buy steaks online | online meat suppliers | order meat onlineSource: Rastelli’s


You know when some of the top steakhouses in the country order from a particular company, the meat has got to be good. Family-run Rastelli’s has long been supplying premium meats and seafood to restaurants all over the world, and now you can order in bulk from them too.

From pasture-raised Black Angus cattle from the Central Plains to wild-caught salmon from the Faroe Islands, all of Rastelli's products come from their trusted partners and are responsibly raised or wild-caught, and antibiotic-free, hormone-free, and steroid-free. Most cuts can be ordered in quantities of 4 or 8 or you can choose a curated box. If you choose to start a subscription of meats, you can save 5% and have your choice of frequency, every 1, 2, 3, 4, or 6 weeks.


Allen Brothers

Another favorite restaurant supplier that now allows the public to buy meat online, Allen Brothers has been supplying many of the best steakhouses throughout the country since 1893. On their site, you’ll find a full catalog of great cuts of premium beef, from Ribeye to Prime Rib Roast, all available to ship to your door.

Allen Brothers sells high-quality USDA Prime, all grades of Wagyu up to A5, and dry-aged beef in a wide range of cuts. You can also find a great selection of premium lamb, heritage breeds of pork, top-quality veal and poultry, premium seafood, and more. Place a one-time order of favorites, choose a curated assortment box, or start a Ribeye Steaks and More monthly subscription.


Chicago Ribeye Steak Company


order meat online | buy meat online | online meat suppliersSource: Chicago Ribeye Steak Company


If you’re looking for premium surf and turf options, Chicago Ribeye Steak Company is one of the best providers online. With their fantastic selection of beef, it’s no wonder they won the People’s Choice Award for Best Ribeye Steak at The Great Ribeye Steak Debate. Chicago Ribeye Steak Company provides premium Angus Beef, USDA Prime Wet Aged and Dry Aged, and American Wagyu. You can also find high-quality Kurobuta pork, Berkshire ham, premium chicken, and more.  

Once you’ve decided on your steak, you can’t jump over to their Fresh Fish Market section and find a perfect seafood option to go with it. From cold-water lobster tails from Maine to wild-caught salmon, there’s plenty of high-quality seafood to choose from.


Fossil Farms

With over 200 unique meat options, if you are looking for hard to find cuts and exotic meats, Fossil Farms is your source. Since 1997, Fossil Farms has been providing uniquely sustainable proteins straight to your door. You can find everything from bison to ostrich to venison and everything in between. They also sell high-quality, all-natural beef and pork, including American Wagyu and Japanese Wagyu beef and Berkshire pork.

You can pick out and order meats individually or try their curated package specials, like the Ostrich Tasting package with two different cuts of Ostrich. If you are within their local delivery area, Fossil Farms also has a bi-weekly discovery box subscription that includes a selection of the latest in-season produce, pantry staples, and proteins from trusted local partners.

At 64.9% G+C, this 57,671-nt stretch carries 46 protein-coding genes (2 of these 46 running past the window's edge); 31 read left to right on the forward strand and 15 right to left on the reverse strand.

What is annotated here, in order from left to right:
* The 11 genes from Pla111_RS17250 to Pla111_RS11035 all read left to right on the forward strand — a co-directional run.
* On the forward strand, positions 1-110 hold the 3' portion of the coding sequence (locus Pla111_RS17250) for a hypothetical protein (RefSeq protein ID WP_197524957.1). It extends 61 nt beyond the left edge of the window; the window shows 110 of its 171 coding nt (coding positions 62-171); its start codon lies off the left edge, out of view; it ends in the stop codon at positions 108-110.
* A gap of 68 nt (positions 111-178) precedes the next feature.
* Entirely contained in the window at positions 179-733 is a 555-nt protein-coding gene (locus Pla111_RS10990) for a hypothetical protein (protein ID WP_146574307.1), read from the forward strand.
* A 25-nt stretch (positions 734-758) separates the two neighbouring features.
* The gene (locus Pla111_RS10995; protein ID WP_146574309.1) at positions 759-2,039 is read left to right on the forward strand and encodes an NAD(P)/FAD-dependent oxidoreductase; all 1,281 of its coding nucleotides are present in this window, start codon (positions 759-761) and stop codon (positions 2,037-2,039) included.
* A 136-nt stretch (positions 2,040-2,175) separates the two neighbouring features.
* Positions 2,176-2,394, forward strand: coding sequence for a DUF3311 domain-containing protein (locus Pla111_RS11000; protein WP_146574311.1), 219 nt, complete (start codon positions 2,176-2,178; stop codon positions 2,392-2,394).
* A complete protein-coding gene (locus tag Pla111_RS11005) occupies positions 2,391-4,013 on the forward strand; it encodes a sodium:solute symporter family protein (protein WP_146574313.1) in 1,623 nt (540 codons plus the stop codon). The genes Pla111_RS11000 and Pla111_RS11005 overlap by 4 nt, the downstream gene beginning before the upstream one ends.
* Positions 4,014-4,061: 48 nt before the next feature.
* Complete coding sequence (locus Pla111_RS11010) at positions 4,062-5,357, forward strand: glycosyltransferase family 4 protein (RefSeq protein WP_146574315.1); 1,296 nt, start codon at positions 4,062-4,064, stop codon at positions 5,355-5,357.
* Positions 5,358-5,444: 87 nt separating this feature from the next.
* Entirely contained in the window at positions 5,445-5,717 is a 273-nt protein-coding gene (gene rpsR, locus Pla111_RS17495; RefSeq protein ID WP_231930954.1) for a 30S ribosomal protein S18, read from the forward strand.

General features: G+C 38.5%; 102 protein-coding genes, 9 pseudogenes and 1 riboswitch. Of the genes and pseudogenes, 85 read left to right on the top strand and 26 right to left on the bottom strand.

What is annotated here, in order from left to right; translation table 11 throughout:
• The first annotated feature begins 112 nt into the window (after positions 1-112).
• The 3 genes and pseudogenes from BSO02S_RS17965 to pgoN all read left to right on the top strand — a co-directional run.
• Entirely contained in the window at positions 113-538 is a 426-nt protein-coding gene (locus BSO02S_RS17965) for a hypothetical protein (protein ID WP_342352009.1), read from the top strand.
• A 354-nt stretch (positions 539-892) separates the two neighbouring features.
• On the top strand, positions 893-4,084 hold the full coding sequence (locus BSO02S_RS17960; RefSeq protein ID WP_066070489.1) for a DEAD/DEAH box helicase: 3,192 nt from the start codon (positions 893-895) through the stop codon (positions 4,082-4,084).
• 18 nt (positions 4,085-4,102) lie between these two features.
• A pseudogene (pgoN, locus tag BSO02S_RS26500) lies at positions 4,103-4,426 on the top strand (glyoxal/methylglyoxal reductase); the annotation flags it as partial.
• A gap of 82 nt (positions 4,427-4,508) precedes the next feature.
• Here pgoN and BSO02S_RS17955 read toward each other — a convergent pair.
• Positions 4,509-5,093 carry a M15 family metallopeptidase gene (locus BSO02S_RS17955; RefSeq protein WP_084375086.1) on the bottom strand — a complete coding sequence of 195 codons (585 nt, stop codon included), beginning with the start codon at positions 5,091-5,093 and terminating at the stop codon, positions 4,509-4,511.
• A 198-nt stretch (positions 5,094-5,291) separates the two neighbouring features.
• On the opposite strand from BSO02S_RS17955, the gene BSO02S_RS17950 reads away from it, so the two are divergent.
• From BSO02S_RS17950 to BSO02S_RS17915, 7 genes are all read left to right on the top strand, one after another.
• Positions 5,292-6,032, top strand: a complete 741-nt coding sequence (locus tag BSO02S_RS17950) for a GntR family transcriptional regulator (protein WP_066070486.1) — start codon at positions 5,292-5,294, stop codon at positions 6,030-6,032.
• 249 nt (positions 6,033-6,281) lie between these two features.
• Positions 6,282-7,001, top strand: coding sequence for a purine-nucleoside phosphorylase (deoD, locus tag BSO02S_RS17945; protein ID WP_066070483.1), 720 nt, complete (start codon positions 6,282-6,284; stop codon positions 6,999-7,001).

Take Advantage Of Easy Ways To Order Meat Online

Even though you may not hear these companies’ names every day, as you can see, there are plenty of great places to buy meat online today. So, don’t worry if you don’t have or can’t get to a local butcher shop. You can easily get some fantastic, premium meat and seafood delivered straight to your door. 

Do you have another favorite online meat supplier that we didn’t include? Have you had an awesome experience with any of the suppliers on our list? Let us know below. We want to hear from you!


If you want to learn from the pros exactly how to cook all this wonderful meat you can order, join our one-of-a-kind online BBQ and grilling classes here at BBQ Champs Academy. Master how to do everything from grilling the perfect steak to smoking a competition-worthy brisket. Classes are available individually or checkout out the All Access to get the full inside scoop.

Also, make sure to swing by our YouTube channel for insider tips and BBQ info straight from the pro Pitmasters and Grillmasters. Click “Subscribe” to stay on top of all the latest from BBQ Champs Academy!

Not all pork ribs are created equal. Many people don’t realize that there are several different types of pork rib cuts. To truly elevate your barbecue game and master the art of cooking ribs, it is important to understand the different types of pork ribs and how the cuts vary. 

Some pork ribs have more meat on the bone than others while some are more uniform in shape. Some pork rib cuts are better suited for smoking and cooking low and slow than others. Each rib cut has some unique characteristics and variations. 

In this article, we’ll break down the different pork rib cuts and what to look for when buying your ribs. Let’s take a look:


5 Different Types Of Pork Rib Cuts

A pig has a total of 14 ribs attached to the center section of the spine. Each type of rib cut comes from a different section of the ribs. Where the ribs are cut from on the pig matters a lot when it comes to how much meat is on the bone, the length, and even the taste.


types of pork ribs | pork rib cuts | pork rib cuts explainedSource: Chowhound


There are 5 popular types of pork ribs:


Baby Back Ribs